There will be a transition period – initially of seven years but potentially 14 years – during which holders of existing EPs and applicants for patents granted via the European Patent Office will be able to opt out from the jurisdiction of the UPC. Unless patent holders opt out, the UPC will have jurisdiction over existing and new EPs granted by the European Patent Office. That is why the coming months are critical for manufacturers in terms of their patent strategy in Europe. Prior to the UPC starting to function, there will be a “sunrise period” during which companies will be able to decide on their opt-out strategies. In general, an opt-out from UP system is envisaged to last the entire patent life of a product – although it will be possible to opt in at a later date.

Moreover, the existing system of bundled patents granted by the European Patent Office, which have to be validated in individual European Patent Organisation member states, will continue to be in force, so that during and after the transition period, it will be possible to choose between a UP or a traditional European bundle patent. Additionally, it will be possible to combine the UPs and EPs, so that a UP is granted for those countries participating in UPs and the UPC, and an EP is granted for those countries that have decided not to participate or have yet complete the ratification process, as well as for European Patent Organisation member states not covered by the UP scheme because they are not in the EU – such as Switzerland, Norway and the United Kingdom.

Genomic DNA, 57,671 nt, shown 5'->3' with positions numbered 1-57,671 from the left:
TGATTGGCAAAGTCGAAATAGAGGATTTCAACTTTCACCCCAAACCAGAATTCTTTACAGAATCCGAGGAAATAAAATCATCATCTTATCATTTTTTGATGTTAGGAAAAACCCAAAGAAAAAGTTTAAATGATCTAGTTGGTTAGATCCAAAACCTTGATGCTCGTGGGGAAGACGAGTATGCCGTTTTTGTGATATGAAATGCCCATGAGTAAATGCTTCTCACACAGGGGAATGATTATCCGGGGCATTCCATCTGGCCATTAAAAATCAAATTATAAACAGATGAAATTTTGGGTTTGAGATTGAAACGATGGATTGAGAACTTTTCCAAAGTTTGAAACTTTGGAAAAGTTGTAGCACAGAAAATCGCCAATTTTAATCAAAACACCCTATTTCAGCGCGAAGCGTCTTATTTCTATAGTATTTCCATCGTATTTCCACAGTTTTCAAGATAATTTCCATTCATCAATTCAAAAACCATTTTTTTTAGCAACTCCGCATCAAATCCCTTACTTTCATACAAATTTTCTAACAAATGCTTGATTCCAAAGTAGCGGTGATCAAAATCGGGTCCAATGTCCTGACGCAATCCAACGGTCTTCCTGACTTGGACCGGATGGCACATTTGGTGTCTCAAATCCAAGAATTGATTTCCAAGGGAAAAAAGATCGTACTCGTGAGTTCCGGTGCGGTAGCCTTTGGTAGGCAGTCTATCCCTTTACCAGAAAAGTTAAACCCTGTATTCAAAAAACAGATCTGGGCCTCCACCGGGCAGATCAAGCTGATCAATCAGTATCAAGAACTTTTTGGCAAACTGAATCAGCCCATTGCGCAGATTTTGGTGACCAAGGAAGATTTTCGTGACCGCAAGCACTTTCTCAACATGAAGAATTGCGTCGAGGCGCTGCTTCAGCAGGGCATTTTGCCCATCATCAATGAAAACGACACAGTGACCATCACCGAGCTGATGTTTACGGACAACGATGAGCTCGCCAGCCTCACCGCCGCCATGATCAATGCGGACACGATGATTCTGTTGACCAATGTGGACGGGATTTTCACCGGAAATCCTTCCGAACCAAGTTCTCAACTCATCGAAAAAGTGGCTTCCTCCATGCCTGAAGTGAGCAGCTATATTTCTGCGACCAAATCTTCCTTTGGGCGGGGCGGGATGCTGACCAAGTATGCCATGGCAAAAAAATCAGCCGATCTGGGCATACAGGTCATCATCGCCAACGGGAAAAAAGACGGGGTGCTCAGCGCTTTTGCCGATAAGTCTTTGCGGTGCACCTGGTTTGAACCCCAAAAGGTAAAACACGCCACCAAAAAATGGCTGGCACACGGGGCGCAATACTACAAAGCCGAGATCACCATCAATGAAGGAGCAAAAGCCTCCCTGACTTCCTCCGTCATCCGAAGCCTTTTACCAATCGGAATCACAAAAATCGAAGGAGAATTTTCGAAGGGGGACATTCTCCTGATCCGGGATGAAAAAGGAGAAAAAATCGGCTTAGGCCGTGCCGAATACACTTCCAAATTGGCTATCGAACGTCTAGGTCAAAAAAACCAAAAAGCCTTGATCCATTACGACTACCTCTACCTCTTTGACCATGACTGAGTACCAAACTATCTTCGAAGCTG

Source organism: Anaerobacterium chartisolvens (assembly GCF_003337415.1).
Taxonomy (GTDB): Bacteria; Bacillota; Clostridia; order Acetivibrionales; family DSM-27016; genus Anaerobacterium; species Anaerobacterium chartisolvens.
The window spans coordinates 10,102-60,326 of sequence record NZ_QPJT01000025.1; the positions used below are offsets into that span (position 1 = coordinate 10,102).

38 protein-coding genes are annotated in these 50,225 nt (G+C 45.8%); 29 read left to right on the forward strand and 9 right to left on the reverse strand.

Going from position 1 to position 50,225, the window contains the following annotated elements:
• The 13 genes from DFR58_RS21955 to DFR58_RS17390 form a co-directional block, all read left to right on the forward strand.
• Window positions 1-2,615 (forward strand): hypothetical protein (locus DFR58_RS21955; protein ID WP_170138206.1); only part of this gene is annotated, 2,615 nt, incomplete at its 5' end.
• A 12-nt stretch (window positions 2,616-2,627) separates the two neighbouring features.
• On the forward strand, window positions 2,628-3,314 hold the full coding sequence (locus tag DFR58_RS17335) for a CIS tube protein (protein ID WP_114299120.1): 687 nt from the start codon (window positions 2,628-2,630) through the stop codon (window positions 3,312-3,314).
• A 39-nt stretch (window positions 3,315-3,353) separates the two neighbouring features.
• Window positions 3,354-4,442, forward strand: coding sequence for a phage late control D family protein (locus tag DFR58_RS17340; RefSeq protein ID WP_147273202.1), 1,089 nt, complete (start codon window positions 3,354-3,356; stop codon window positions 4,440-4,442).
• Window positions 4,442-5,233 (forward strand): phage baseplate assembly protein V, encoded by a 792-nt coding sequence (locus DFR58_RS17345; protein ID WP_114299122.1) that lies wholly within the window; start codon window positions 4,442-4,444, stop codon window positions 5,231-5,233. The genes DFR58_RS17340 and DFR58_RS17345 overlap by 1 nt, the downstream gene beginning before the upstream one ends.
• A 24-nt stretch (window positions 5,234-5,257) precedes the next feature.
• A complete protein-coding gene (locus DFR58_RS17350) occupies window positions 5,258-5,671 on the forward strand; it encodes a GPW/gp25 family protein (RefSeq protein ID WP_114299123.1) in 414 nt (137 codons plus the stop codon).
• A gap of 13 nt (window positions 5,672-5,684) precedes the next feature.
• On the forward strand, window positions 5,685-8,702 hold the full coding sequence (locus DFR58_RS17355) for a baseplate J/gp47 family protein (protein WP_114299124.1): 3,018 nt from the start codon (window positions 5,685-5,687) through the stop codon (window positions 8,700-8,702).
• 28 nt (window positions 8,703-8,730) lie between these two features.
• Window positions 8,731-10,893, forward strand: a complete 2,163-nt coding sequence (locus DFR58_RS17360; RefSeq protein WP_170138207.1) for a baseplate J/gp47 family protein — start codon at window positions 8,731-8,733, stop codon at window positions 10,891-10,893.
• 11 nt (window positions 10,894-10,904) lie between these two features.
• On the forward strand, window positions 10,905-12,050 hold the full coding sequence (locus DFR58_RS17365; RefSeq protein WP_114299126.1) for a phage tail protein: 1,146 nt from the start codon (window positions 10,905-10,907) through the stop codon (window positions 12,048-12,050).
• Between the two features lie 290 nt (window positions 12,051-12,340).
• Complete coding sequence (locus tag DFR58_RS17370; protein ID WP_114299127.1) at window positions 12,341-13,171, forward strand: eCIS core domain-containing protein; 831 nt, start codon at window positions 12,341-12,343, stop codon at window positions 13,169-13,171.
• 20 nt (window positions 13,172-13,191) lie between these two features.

A patchwork EU patent landscape